By the way, if you’re looking to find them, here’s their road sign.

And the shoes are for... ?
Then it was off again, to…

Guess where? 
Complete with offensive Canadian graffiti
…and more desert.

It's not the middle of nowhere 
But you can see it from here
We crossed the Gaub Pass (not so much a pass as a way to cross a deep river cleft in the desert)

The road goes down... cross this non-river
And then came across something they call the “Valley of the Moon”, which is (a) not a valley, and (b) doesn’t look like the moon. What it is, is a couple of hundred square kilometers of thousands of meters of interbedded sandstones uplifted into a lot of hills.

Endless uplift 
Which goes on for a long, long ways 
Nifty rocks 
Feldspar, mica, quartz 
People for scale
Then it was more high plateau desert…

Just like Saskatchewan. Again. 
It just seems to go on forever
…which, interestingly, was very productive, animal-wise. We found the animals we have come used to: zebra (still the mountain zebra in here), oryx, kudu, ostrich and springbok, often lots of them. It’s interesting to see just how many large animals can survive in this environment.

Springbok on the ridge
Then it was into Walvis Bay; civilization and the coastal dunes.

The coastal fog bank behind the dunes 
Nothing but sand 
Baby dunes
Walvis Bay is host to a hugely significant seaport…

That's a drilling rig way out there 
Ships in the fog
…and coastal wetlands that are home to lots of birds including greater and lesser flamingos, who are incredibly photogenic.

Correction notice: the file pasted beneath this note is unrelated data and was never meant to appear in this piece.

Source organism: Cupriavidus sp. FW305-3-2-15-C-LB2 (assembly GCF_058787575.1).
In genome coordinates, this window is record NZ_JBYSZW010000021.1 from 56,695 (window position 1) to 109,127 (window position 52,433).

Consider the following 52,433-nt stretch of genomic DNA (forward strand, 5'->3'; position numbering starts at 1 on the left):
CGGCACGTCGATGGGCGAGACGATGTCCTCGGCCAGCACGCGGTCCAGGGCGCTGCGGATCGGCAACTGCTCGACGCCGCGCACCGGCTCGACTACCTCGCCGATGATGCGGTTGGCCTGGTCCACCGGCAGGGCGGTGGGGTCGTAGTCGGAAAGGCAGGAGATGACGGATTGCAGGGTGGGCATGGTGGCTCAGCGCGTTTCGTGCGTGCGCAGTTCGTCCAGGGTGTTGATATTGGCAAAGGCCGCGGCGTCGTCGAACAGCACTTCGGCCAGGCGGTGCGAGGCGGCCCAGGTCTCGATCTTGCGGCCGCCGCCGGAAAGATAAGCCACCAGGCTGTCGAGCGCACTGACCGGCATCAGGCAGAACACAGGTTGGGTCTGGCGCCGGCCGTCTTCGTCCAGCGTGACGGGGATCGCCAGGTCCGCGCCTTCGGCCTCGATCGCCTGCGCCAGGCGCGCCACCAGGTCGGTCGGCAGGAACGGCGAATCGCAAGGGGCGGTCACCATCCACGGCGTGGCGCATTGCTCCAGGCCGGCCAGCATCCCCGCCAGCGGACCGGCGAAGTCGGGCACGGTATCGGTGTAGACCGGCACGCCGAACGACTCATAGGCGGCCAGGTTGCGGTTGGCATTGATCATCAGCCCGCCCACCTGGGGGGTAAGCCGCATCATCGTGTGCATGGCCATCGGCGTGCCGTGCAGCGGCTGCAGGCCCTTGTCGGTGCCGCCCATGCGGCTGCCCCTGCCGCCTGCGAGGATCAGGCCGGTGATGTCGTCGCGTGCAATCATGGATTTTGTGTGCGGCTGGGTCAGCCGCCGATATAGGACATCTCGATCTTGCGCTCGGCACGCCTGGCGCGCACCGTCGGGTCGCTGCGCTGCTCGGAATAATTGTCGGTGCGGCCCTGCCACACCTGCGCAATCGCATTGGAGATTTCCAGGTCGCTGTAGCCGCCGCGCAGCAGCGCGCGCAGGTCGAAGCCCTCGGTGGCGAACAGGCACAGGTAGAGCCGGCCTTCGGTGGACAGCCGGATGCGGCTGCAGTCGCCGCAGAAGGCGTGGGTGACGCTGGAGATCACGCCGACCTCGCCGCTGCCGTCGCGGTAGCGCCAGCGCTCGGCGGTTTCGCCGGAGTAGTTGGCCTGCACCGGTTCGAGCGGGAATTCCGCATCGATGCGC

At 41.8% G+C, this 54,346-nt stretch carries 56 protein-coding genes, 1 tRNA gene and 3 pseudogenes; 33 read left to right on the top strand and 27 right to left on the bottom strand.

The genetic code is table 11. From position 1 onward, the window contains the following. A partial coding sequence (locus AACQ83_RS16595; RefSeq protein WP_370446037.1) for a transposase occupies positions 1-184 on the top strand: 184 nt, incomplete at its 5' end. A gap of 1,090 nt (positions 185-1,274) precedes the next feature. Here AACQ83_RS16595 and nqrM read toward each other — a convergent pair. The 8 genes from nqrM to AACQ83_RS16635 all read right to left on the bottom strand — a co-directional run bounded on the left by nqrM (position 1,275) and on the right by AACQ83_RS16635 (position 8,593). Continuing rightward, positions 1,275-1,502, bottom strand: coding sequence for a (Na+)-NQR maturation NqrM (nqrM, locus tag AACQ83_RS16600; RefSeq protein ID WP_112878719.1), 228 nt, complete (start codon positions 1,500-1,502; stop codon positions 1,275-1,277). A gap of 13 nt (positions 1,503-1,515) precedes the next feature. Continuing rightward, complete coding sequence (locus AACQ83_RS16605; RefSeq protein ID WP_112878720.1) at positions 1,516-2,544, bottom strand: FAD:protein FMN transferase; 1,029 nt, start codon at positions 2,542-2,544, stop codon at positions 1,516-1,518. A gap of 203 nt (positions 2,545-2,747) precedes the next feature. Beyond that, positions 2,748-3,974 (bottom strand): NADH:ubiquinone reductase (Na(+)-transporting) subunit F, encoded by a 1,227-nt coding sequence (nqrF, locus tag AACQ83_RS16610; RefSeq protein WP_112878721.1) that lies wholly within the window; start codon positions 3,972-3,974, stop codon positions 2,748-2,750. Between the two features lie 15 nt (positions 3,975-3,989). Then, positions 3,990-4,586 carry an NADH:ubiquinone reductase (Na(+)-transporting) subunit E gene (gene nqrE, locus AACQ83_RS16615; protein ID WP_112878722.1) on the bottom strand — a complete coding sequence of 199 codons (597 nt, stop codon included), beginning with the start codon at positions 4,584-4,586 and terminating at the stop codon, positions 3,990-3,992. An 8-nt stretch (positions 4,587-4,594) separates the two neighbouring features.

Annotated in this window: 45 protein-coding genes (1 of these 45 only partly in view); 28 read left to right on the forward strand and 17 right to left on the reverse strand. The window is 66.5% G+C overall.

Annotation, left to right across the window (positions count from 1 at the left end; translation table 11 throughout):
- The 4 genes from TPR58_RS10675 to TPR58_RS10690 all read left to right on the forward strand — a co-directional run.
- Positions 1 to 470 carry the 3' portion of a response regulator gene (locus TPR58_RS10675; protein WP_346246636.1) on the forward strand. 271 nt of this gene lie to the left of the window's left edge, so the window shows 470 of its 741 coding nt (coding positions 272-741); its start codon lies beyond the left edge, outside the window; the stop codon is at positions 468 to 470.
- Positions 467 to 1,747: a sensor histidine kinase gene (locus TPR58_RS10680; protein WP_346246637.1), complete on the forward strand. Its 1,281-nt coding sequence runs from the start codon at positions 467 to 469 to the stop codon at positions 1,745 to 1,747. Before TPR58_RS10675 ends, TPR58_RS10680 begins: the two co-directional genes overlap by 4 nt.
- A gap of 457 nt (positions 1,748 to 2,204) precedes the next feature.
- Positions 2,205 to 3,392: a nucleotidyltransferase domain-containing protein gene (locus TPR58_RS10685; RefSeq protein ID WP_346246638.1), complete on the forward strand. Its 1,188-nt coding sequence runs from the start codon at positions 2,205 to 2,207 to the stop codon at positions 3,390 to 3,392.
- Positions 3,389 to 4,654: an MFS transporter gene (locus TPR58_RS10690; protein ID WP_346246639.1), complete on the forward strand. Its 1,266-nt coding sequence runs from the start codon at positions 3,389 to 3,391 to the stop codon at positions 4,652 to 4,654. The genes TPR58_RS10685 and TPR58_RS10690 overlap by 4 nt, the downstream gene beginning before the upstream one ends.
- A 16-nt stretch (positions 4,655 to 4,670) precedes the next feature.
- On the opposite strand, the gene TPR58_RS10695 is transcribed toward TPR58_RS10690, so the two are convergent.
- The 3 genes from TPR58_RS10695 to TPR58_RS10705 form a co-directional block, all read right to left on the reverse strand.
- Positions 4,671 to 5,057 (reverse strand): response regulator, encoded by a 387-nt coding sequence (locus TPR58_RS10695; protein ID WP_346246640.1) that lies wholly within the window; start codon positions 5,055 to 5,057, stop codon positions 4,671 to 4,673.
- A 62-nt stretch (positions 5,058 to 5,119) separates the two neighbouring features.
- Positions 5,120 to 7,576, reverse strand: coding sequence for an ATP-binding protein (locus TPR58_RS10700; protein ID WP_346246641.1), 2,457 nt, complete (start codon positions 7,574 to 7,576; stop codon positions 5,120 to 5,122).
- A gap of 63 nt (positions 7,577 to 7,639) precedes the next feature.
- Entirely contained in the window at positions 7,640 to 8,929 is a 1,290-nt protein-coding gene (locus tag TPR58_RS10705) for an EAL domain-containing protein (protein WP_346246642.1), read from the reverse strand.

Mostly Lessers 
Lotsa pink 
In flight 
It's that one-legged thing 
Dramatic lighting 
A Greater 
Another Greater. I like the backward-bending knee 
More dramatic lighting
The lagoon they were in was also covered in jellyfish.

Overgrown slimy hockey pucks 
This dude is 2' in diameter 
They just look nasty 
Not a play toy
Then we did the short trip north to Swakopmund, our home for 2 nights.

A strange resort development on the beach 
Repurposed sea cans
On arrival, they sat us down and gave us a “sales pitch” because Swakop is “Africa’s Adventure Capital”. You could go quad biking on the dunes, sand boarding, sand tobogganing, sky diving, go on a dolphin watching cruise, go on a scenic flight, go fishing, or even go for a camel ride.

My experience with camels is that they're unpleasant beasts
I’m not into those things. It was, however, nice to meet their pet parrots.

My bad posture and a cute parrot 
They were actually quite friendly

Today’s Africa Travel Tip: Driving on gravel roads

Namibian gravel roads aren’t like my gravel roads. Sure, in the wrong circumstances, they get washboard-like. But generally, they aren’t actually gravel, but compressed and compacted sand, and so can be quite smooth. Given that the land around the road is sand, too, it can be tough to tell exactly where the sides of the roads begin and end; there are no ditches to guide you, sometime just a pile of sand. Driving at night adds significant challenges.

The roads do, however, develop wheel ruts. Even the busiest of roads, like the C14 we were on, develops ruts. Couple ruts with uncertain edges and many drivers in Namibia drive in the middle of the road. Passing then becomes “interesting” as some of those middle drivers (like these two guys) require you to drive on the “shoulder” to pass

We passed this guy. He didn't move over